NS: I’m a fan of art in the most expansive sense and of beautiful things in general. Like most people, I love music, theater, dance, visual art, literature, et cetera. When I was a kid, I wanted to be a ballerina. As a teenager, a singer—I sang in the gospel choir. And, how could I forget interior design (I recently reupholstered my dining room chairs) and fashion (I love pairing classic and unconventional pieces together)? Basically, I’d want to be a virtuoso at everything! If there were more hours in a day, I would seriously pursue all my passions, not just the writing.

At present, I’m still awestruck by Deborah Dancy, whose 2016 work, Queen Bea, is the jacket art for Ordinary Beast.


Katie Willingham is the author of Unlikely Designs (University of Chicago Press, 2017). She earned her MFA at the Helen Zell Writers Program, where she was the recipient of a Hopwood Award in Poetry, a Theodore Roethke Prize, and a Nicholas Delbanco Thesis Prize. You can find her poems in such journals as The Kenyon Review, Bennington Review, Poem-a-Day, Third Coast, West Branch, Grist, and others. She has taught both composition and creative writing at the University of Michigan. She lives in Brooklyn, New York.

The cause to remain open: A Conversation with Colin Winnette by Peter LaBerge

Back to Issue Twenty-Six.


 Photo credit: Jennifer Yin

Photo credit: Jennifer Yin

Colin Winnette is the author of several books, including Haints Stay (Two Dollar Radio) and The Job of the Wasp (Soft Skull Press). He lives in San Francisco.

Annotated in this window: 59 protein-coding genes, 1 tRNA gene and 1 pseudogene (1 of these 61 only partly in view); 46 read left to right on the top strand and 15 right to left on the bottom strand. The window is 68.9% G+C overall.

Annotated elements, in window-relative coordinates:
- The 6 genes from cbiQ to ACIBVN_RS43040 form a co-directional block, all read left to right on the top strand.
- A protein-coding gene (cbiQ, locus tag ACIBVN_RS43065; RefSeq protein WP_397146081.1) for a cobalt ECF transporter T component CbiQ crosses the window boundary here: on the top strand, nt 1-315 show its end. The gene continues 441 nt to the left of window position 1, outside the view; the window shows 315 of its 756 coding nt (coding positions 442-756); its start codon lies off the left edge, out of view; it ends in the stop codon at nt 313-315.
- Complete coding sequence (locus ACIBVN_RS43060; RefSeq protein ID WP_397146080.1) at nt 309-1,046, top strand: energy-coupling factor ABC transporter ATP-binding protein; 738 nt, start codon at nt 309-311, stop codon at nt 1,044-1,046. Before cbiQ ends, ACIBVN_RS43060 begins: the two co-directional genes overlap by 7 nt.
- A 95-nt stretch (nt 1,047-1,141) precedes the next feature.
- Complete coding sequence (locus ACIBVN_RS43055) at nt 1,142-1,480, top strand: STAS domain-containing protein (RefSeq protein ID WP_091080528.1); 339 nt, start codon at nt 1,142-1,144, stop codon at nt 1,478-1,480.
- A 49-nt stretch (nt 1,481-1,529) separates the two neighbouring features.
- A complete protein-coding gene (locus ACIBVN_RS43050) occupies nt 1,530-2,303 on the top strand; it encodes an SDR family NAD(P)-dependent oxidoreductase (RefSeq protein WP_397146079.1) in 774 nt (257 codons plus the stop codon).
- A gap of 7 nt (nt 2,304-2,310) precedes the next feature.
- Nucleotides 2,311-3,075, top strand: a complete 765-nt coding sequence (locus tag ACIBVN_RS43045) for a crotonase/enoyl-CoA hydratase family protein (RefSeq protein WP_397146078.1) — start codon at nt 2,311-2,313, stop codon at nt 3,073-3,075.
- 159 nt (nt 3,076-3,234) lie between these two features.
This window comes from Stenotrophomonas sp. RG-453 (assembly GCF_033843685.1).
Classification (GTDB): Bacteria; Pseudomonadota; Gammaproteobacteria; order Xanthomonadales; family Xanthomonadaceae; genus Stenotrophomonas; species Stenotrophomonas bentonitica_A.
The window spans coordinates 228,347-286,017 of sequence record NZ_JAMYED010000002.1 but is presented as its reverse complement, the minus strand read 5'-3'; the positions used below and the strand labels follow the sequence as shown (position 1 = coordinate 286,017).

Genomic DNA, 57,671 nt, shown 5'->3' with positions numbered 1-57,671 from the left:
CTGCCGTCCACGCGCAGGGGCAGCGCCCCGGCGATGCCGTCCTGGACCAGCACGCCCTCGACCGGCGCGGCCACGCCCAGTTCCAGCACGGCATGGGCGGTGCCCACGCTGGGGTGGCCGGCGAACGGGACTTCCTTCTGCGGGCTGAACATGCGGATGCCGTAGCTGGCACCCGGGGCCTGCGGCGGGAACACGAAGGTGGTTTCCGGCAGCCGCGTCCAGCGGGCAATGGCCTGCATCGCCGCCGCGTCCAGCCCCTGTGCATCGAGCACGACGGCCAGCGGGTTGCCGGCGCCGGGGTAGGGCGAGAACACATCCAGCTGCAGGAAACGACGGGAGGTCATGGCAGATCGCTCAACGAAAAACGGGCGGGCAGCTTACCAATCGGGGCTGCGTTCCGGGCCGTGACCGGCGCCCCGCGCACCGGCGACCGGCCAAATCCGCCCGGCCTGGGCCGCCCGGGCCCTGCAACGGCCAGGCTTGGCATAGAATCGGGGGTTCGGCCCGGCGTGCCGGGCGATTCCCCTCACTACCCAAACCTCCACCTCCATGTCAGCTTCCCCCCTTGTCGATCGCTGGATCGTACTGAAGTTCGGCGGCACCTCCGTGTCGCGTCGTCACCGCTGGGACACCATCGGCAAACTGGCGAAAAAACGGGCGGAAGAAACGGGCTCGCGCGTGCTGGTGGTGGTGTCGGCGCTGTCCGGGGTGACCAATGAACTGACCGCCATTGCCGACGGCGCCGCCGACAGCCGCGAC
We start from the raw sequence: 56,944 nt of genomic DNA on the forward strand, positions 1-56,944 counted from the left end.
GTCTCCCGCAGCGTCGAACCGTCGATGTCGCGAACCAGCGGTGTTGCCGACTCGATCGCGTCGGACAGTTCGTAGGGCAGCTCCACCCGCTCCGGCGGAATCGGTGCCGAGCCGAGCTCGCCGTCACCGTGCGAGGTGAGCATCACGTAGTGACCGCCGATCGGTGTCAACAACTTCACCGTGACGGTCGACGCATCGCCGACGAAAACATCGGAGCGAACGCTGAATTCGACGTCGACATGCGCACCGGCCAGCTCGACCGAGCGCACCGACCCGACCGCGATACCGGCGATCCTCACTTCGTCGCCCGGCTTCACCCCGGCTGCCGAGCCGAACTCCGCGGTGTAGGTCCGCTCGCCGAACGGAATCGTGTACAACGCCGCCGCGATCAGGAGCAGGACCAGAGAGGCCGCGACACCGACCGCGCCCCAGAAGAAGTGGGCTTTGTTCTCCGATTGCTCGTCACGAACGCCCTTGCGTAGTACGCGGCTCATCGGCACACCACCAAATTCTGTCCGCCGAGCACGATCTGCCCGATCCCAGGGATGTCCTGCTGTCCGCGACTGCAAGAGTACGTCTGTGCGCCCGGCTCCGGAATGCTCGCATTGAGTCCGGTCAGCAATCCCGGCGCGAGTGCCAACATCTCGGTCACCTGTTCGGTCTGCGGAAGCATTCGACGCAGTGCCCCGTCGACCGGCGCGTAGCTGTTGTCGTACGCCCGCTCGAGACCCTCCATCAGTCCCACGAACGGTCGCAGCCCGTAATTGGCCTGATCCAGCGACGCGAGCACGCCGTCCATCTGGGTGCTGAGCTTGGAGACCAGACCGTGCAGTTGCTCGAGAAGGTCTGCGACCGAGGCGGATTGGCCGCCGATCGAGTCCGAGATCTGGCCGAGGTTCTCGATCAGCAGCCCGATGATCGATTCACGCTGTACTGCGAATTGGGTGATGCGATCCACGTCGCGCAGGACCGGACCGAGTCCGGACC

Reid Kurkerewicz: You mentioned once after a reading that you appreciated your particular MFA program because you were able to work alongside artists in many different mediums. Can you expand on what that experience did for your writing.

Colin Winnette: I was in writing workshops during undergrad and went on to study at an interdisciplinary graduate program. In general, that meant I went from studying with a small group of people all working in the same medium (which was extremely helpful and inspiring in certain ways, especially when starting out), to an enormous group of people trying to do a lot of different things all at once (which opened a lot of mental blocks and re-framed my thinking as a developing writer). I learned a lot about craft in the workshops and about writing itself, but studying fiction in an art context helped me better understand the ways in which writing fiction was an act of making art, and could be thought about as such. Every element in the production and presentation of a piece of writing can be looked at as an artistic decision, to be engaged with in ways that alter the meaning of the work itself. That helped me better understand that there aren’t rules for fiction, but there are things that people have done for a reason, or to achieve a desired effect (conscious or unconscious). That might be obvious to some, but for me it was an important distinction that was reinforced in graduate school. It helped me because it created a sense of freedom that was based in decision making.

RK: The Job of the Wasp seems to take place outside of identifiable time, and objects that would date the historic period are conspicuously absent. In particular, I get the sense that you avoid communication technologies, even as you grapple with issues surrounding the gathering and processing of information. In Haints Stay, especially, but also in The Job of the Wasp, information seems to float around unmitigated by technology, yet confusion abounds. Why do you leave out the machines we usually blame for our problems?